20 Mice Are Going To Spend 90 Days In Space To Help Us Know If Humans Can Survive On Mars

Exposure to space can lead to a whole host of different things.

20 mice going to space
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Exposure to space can lead to a whole host of different things.

With manned missions to Mars inching ever closer, it is time scientists figured out if humans should go there at all.

Exposure to space can cause a whole host of different reactions by our bodies. While we have some available data on how human bodies react when subjected to living in space, there is little data about what would happen to earthlings if they were to be exposed to space for a significant period of time. Considering that manned Mars missions could begin as early as the first half of the next decade, and the fact that those missions would need years of travel time, it is definitely a good time to know if we should be making that journey so soon.

To this end, scientists have sent 20 laboratory mice to space aboard the Falcon 9 rocket that launched from Florida’s Cape Canaveral this past Friday. Ten of these will return after a month, but the other 10 will stay in orbit for a period of 90 days, which equates to nine years in human time.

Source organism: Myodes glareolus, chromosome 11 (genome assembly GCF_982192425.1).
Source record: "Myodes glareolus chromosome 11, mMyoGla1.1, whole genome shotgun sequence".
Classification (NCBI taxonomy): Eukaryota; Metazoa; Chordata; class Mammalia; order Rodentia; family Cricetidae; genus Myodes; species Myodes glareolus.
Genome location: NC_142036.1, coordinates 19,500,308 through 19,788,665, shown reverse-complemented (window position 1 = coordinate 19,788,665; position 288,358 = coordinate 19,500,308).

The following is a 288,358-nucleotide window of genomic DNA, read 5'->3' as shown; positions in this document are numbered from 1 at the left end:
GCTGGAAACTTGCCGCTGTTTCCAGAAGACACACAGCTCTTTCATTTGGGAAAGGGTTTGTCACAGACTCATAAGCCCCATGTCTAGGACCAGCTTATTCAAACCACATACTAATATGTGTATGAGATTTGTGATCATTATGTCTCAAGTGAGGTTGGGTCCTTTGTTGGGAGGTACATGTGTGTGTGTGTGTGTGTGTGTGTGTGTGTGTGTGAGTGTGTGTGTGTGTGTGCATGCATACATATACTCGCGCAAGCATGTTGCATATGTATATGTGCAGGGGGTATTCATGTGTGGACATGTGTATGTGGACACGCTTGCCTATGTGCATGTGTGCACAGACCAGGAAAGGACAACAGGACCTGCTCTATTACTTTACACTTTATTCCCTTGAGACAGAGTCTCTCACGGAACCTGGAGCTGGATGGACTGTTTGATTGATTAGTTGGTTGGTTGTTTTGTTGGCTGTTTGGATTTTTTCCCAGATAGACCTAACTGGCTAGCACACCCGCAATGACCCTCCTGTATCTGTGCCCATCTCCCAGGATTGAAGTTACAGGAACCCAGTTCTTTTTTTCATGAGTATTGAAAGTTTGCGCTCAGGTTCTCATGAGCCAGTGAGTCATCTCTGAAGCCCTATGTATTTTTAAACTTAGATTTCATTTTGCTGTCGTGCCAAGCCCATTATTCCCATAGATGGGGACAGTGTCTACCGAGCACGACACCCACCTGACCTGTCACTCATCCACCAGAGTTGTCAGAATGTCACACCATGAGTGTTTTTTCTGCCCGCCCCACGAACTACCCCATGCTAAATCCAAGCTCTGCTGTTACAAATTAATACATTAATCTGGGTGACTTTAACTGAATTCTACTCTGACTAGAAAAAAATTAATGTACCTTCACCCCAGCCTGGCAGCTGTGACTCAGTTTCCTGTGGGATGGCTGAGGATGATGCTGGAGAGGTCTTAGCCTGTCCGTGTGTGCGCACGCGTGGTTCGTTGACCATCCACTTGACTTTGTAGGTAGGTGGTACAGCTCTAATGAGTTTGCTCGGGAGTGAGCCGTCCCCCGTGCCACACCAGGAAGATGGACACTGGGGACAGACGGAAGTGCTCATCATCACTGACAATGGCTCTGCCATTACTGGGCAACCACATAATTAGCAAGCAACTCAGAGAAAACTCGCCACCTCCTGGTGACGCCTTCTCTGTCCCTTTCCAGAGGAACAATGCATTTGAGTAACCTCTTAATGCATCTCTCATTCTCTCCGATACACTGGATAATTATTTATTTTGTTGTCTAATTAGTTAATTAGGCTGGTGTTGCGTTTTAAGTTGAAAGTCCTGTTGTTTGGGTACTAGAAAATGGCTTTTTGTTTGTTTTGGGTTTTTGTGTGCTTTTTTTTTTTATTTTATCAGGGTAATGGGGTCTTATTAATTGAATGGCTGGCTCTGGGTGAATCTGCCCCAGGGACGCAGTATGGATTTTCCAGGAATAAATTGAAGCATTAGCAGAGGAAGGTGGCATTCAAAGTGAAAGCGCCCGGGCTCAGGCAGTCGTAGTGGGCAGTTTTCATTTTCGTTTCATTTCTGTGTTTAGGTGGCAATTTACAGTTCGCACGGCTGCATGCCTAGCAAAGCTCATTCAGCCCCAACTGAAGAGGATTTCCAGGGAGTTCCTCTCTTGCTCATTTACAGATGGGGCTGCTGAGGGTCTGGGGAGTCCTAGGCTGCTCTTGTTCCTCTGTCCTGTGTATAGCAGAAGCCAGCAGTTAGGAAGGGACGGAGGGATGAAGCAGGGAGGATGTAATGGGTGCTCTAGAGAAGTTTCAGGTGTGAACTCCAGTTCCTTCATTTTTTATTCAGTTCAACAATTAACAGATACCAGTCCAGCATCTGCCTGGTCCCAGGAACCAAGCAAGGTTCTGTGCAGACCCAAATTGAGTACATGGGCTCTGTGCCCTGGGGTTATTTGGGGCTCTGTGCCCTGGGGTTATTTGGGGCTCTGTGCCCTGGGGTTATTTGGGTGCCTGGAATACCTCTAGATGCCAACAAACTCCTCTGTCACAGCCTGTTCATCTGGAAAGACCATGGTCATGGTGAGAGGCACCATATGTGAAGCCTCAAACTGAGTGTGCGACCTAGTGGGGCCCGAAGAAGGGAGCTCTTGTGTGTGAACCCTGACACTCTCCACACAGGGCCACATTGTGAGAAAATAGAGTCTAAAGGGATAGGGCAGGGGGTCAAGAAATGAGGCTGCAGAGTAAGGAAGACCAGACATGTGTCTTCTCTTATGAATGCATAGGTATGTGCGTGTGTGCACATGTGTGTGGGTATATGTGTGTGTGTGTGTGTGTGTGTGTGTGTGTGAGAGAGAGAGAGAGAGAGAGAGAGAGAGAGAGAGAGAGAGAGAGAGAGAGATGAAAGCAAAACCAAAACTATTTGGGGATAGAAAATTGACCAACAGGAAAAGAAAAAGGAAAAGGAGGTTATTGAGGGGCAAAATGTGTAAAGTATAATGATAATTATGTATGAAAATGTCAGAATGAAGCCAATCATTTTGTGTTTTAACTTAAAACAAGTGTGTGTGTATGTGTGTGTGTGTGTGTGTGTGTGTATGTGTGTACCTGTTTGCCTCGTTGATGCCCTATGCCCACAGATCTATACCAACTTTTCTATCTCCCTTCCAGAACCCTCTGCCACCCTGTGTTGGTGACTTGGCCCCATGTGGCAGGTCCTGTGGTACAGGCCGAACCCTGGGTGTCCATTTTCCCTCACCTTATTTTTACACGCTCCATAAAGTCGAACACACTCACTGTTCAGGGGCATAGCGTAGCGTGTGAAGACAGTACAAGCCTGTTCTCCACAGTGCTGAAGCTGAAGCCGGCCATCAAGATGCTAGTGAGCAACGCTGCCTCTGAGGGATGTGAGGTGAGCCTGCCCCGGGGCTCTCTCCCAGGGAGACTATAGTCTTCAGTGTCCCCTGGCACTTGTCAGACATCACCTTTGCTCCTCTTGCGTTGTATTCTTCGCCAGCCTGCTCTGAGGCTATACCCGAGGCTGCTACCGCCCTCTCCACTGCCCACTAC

According to Futurism, the mice are part of Northwestern University’s Center for Sleep and Circadian Biology (CSCB) study to find out what effects space will have on the mice’s circadian rhythms, which are basically biological processes that take place in 24-hour cycles. Apart from that, researchers also intend to find out if the bacteria living in and on the mice’s bodies are affected during space travel, while quite how the mice would deal with space-living at the psychological level is also part of the study.

During the entire time that the 10 mice will be in orbit aboard the International Space Station (ISS), their identical twins will be staying at a NASA research facility here on earth — and be subjected to the exact same conditions. Scientists believe it would give them insights into how living in space alters the expression of our genes.

We have already made some headway into this when NASA sent astronaut Scott Kelly to the ISS for a year, while his identical twin brother Mark stayed on earth. That study had concluded that seven percent of Scott Kelly’s genes had been affected by living in space. However, in that study, Mark was not subjected to the same conditions as his brother, meaning the conclusions of that study cannot be deemed definitive.

But the 10 mice are expected to give us better insight into how space actually affects living beings, while at the same time, its results will hold true for a longer space vacation.